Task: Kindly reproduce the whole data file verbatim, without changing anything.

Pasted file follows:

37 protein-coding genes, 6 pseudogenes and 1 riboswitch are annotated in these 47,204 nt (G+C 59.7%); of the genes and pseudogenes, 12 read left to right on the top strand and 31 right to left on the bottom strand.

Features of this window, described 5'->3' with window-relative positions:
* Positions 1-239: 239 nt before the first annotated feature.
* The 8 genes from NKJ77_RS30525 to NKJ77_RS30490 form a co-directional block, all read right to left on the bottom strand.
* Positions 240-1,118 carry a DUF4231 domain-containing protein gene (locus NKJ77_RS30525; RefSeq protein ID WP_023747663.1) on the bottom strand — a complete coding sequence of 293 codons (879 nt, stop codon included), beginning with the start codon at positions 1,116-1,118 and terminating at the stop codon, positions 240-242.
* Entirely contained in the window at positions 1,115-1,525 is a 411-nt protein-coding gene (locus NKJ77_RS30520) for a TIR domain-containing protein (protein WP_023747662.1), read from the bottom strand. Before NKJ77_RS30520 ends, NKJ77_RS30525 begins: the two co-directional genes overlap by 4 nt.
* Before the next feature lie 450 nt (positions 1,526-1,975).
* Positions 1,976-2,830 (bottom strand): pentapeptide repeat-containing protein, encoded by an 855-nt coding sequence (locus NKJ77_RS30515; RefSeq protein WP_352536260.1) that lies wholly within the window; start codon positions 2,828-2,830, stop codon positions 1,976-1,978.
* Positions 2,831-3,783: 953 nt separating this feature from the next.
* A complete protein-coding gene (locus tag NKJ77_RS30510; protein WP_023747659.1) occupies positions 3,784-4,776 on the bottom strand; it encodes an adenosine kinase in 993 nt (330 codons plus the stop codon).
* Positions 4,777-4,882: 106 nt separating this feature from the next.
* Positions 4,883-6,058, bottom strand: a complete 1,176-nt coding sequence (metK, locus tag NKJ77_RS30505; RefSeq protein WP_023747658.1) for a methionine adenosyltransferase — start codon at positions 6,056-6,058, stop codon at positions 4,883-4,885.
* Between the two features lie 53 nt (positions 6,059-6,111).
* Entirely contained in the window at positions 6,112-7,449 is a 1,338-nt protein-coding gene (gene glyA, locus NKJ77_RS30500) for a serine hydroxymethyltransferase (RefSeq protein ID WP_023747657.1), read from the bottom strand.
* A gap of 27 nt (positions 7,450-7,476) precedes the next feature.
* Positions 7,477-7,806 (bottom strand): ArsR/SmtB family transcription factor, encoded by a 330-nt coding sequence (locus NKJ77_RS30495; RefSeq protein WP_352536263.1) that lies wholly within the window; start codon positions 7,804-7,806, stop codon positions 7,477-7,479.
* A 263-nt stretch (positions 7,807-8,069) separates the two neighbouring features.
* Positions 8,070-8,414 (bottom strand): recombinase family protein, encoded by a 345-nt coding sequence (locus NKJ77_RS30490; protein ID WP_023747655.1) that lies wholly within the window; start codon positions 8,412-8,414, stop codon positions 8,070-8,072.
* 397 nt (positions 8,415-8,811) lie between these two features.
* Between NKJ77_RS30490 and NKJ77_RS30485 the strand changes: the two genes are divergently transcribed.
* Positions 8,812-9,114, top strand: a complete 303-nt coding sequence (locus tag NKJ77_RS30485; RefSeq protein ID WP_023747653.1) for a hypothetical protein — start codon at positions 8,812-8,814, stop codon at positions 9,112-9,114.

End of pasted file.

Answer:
37 protein-coding genes, 6 pseudogenes and 1 riboswitch are annotated in these 47,204 nt (G+C 59.7%); of the genes and pseudogenes, 12 read left to right on the top strand and 31 right to left on the bottom strand.

Features of this window, described 5'->3' with window-relative positions:
* Positions 1-239: 239 nt before the first annotated feature.
* The 8 genes from NKJ77_RS30525 to NKJ77_RS30490 form a co-directional block, all read right to left on the bottom strand.
* Positions 240-1,118 carry a DUF4231 domain-containing protein gene (locus NKJ77_RS30525; RefSeq protein ID WP_023747663.1) on the bottom strand — a complete coding sequence of 293 codons (879 nt, stop codon included), beginning with the start codon at positions 1,116-1,118 and terminating at the stop codon, positions 240-242.
* Entirely contained in the window at positions 1,115-1,525 is a 411-nt protein-coding gene (locus NKJ77_RS30520) for a TIR domain-containing protein (protein WP_023747662.1), read from the bottom strand. Before NKJ77_RS30520 ends, NKJ77_RS30525 begins: the two co-directional genes overlap by 4 nt.
* Before the next feature lie 450 nt (positions 1,526-1,975).
* Positions 1,976-2,830 (bottom strand): pentapeptide repeat-containing protein, encoded by an 855-nt coding sequence (locus NKJ77_RS30515; RefSeq protein WP_352536260.1) that lies wholly within the window; start codon positions 2,828-2,830, stop codon positions 1,976-1,978.
* Positions 2,831-3,783: 953 nt separating this feature from the next.
* A complete protein-coding gene (locus tag NKJ77_RS30510; protein WP_023747659.1) occupies positions 3,784-4,776 on the bottom strand; it encodes an adenosine kinase in 993 nt (330 codons plus the stop codon).
* Positions 4,777-4,882: 106 nt separating this feature from the next.
* Positions 4,883-6,058, bottom strand: a complete 1,176-nt coding sequence (metK, locus tag NKJ77_RS30505; RefSeq protein WP_023747658.1) for a methionine adenosyltransferase — start codon at positions 6,056-6,058, stop codon at positions 4,883-4,885.
* Between the two features lie 53 nt (positions 6,059-6,111).
* Entirely contained in the window at positions 6,112-7,449 is a 1,338-nt protein-coding gene (gene glyA, locus NKJ77_RS30500) for a serine hydroxymethyltransferase (RefSeq protein ID WP_023747657.1), read from the bottom strand.
* A gap of 27 nt (positions 7,450-7,476) precedes the next feature.
* Positions 7,477-7,806 (bottom strand): ArsR/SmtB family transcription factor, encoded by a 330-nt coding sequence (locus NKJ77_RS30495; RefSeq protein WP_352536263.1) that lies wholly within the window; start codon positions 7,804-7,806, stop codon positions 7,477-7,479.
* A 263-nt stretch (positions 7,807-8,069) separates the two neighbouring features.
* Positions 8,070-8,414 (bottom strand): recombinase family protein, encoded by a 345-nt coding sequence (locus NKJ77_RS30490; protein ID WP_023747655.1) that lies wholly within the window; start codon positions 8,412-8,414, stop codon positions 8,070-8,072.
* 397 nt (positions 8,415-8,811) lie between these two features.
* Between NKJ77_RS30490 and NKJ77_RS30485 the strand changes: the two genes are divergently transcribed.
* Positions 8,812-9,114, top strand: a complete 303-nt coding sequence (locus tag NKJ77_RS30485; RefSeq protein ID WP_023747653.1) for a hypothetical protein — start codon at positions 8,812-8,814, stop codon at positions 9,112-9,114.